Incense burning indoors increases respiratory problems

incense burning health issues.

Burning incense, a common practice in many Middle Eastern homes, can cause health problems.

Incense is a common sight in many houses, particularly in the Middle East and parts of Africa. The custom of burning it at home may smell great, but the indoor pollutants it generates could cause lung inflammation, say researchers.

A new study, Hazard assessment of United Arab Emirates (UAE) incense smoke, published this month, links indoor incense burning with lung irritations and other health problems.

Previous studies have associated incense smoke with a number of health problems, such as eye, nose, throat and skin irritation, respiratory illnesses, asthma, headaches, exacerbation of cardiovascular conditions and changes to lung cell structure.

The World Health Organisation has declared indoor air pollution a global health concern, estimating more than one million people die each year from chronic obstructive respiratory disease (COPD), primarily a result of exposure to pollutants from cook stoves and open hearths. Burning incense releases similar pollutants, including carbon monoxide.

In this most recent study, scientists measured the particles and gasses emitted from two of the most common types of incense used in UAE homes (Oudh and Bakhoor). The inflammatory response of lung tissue exposed to incense smoke, a hallmark of asthma and other respiratory conditions, is similar to lungs exposed to cigarette smoke.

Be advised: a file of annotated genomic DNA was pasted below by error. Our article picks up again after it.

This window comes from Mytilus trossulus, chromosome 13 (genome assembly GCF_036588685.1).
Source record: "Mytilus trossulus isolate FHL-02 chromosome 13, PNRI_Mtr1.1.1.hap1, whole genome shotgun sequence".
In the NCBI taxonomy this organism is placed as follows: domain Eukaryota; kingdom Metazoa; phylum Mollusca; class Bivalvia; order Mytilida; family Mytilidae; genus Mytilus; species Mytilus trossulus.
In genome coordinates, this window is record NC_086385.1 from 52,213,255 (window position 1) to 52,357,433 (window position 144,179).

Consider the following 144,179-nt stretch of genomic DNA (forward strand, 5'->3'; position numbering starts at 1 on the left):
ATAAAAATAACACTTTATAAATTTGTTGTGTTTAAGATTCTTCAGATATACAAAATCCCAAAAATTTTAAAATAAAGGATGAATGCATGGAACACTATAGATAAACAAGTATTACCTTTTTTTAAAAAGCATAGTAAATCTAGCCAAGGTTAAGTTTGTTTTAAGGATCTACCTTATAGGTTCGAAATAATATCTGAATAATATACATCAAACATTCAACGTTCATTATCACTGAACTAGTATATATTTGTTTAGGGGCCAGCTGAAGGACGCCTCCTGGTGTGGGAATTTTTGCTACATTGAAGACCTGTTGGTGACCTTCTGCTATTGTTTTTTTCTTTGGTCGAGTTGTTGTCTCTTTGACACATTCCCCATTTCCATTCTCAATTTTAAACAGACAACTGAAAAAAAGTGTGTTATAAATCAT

Incense is burned weekly in around 94 percent of households in the UAE to remove cooking odours and to perfume clothing and air. It is estimated that people in the UAE spend around 90 percent of their time indoors, meaning indoor air pollution is becoming a growing concern for authorities.

In addition, researchers noted the common practice of using charcoal briquettes to light incense further increase carbon monoxide concentrations.

If you do use incense in your home, the study authors recommend better ventilation when burning incense, for example, opening a window or a door to improve airflow. Using an alternative ignition source rather than charcoal, will help reduce carbon monoxide levels.

Image: Cary Bass (Self, own camera) [GFDL (